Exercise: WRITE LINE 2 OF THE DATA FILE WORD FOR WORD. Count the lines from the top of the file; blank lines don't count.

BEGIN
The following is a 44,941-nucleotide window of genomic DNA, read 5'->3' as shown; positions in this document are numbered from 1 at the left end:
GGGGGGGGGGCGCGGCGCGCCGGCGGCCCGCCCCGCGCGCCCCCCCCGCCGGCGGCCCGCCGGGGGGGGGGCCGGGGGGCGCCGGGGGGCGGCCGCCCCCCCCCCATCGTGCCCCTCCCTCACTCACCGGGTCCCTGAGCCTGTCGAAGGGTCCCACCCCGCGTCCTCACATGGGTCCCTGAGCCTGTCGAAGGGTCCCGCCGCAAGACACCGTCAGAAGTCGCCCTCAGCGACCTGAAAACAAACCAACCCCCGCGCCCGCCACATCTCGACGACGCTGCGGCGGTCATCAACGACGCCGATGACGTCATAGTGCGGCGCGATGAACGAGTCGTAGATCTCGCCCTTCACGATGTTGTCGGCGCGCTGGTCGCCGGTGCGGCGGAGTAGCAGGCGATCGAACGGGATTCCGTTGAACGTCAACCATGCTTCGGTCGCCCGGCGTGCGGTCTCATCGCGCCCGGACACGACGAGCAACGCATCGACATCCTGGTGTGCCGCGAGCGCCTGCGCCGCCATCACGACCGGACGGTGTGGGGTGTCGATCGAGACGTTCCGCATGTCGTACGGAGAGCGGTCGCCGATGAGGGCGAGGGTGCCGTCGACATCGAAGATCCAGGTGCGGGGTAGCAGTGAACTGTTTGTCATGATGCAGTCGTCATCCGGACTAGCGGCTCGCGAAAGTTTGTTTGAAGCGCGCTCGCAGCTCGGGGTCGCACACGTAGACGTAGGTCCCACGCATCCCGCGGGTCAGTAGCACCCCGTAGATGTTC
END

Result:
GGGGGGGGGGCGCGGCGCGCCGGCGGCCCGCCCCGCGCGCCCCCCCCGCCGGCGGCCCGCCGGGGGGGGGGCCGGGGGGCGCCGGGGGGCGGCCGCCCCCCCCCCATCGTGCCCCTCCCTCACTCACCGGGTCCCTGAGCCTGTCGAAGGGTCCCACCCCGCGTCCTCACATGGGTCCCTGAGCCTGTCGAAGGGTCCCGCCGCAAGACACCGTCAGAAGTCGCCCTCAGCGACCTGAAAACAAACCAACCCCCGCGCCCGCCACATCTCGACGACGCTGCGGCGGTCATCAACGACGCCGATGACGTCATAGTGCGGCGCGATGAACGAGTCGTAGATCTCGCCCTTCACGATGTTGTCGGCGCGCTGGTCGCCGGTGCGGCGGAGTAGCAGGCGATCGAACGGGATTCCGTTGAACGTCAACCATGCTTCGGTCGCCCGGCGTGCGGTCTCATCGCGCCCGGACACGACGAGCAACGCATCGACATCCTGGTGTGCCGCGAGCGCCTGCGCCGCCATCACGACCGGACGGTGTGGGGTGTCGATCGAGACGTTCCGCATGTCGTACGGAGAGCGGTCGCCGATGAGGGCGAGGGTGCCGTCGACATCGAAGATCCAGGTGCGGGGTAGCAGTGAACTGTTTGTCATGATGCAGTCGTCATCCGGACTAGCGGCTCGCGAAAGTTTGTTTGAAGCGCGCTCGCAGCTCGGGGTCGCACACGTAGACGTAGGTCCCACGCATCCCGCGGGTCAGTAGCACCCCGTAGATGTTC